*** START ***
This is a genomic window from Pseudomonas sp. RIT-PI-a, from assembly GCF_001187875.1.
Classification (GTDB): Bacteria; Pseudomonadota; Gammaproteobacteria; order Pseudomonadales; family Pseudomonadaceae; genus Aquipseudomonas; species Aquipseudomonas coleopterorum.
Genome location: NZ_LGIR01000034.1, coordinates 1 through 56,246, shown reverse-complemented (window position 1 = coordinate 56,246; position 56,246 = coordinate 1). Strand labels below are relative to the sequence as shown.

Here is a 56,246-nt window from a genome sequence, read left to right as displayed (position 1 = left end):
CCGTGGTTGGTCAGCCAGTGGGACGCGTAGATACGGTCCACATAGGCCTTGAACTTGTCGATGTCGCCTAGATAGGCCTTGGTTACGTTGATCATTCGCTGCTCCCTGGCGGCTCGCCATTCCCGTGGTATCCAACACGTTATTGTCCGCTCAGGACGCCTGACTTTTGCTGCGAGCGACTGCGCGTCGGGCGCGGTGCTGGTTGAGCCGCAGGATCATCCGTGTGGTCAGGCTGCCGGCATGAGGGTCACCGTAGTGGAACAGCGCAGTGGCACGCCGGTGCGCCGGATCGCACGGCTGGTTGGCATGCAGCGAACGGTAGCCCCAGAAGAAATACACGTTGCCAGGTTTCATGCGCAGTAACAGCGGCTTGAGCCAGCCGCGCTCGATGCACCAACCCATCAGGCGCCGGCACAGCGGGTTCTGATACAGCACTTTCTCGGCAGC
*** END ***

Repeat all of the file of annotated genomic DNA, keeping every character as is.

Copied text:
This is a genomic window from Pseudomonas sp. RIT-PI-a, from assembly GCF_001187875.1.
Classification (GTDB): Bacteria; Pseudomonadota; Gammaproteobacteria; order Pseudomonadales; family Pseudomonadaceae; genus Aquipseudomonas; species Aquipseudomonas coleopterorum.
Genome location: NZ_LGIR01000034.1, coordinates 1 through 56,246, shown reverse-complemented (window position 1 = coordinate 56,246; position 56,246 = coordinate 1). Strand labels below are relative to the sequence as shown.

Here is a 56,246-nt window from a genome sequence, read left to right as displayed (position 1 = left end):
CCGTGGTTGGTCAGCCAGTGGGACGCGTAGATACGGTCCACATAGGCCTTGAACTTGTCGATGTCGCCTAGATAGGCCTTGGTTACGTTGATCATTCGCTGCTCCCTGGCGGCTCGCCATTCCCGTGGTATCCAACACGTTATTGTCCGCTCAGGACGCCTGACTTTTGCTGCGAGCGACTGCGCGTCGGGCGCGGTGCTGGTTGAGCCGCAGGATCATCCGTGTGGTCAGGCTGCCGGCATGAGGGTCACCGTAGTGGAACAGCGCAGTGGCACGCCGGTGCGCCGGATCGCACGGCTGGTTGGCATGCAGCGAACGGTAGCCCCAGAAGAAATACACGTTGCCAGGTTTCATGCGCAGTAACAGCGGCTTGAGCCAGCCGCGCTCGATGCACCAACCCATCAGGCGCCGGCACAGCGGGTTCTGATACAGCACTTTCTCGGCAGC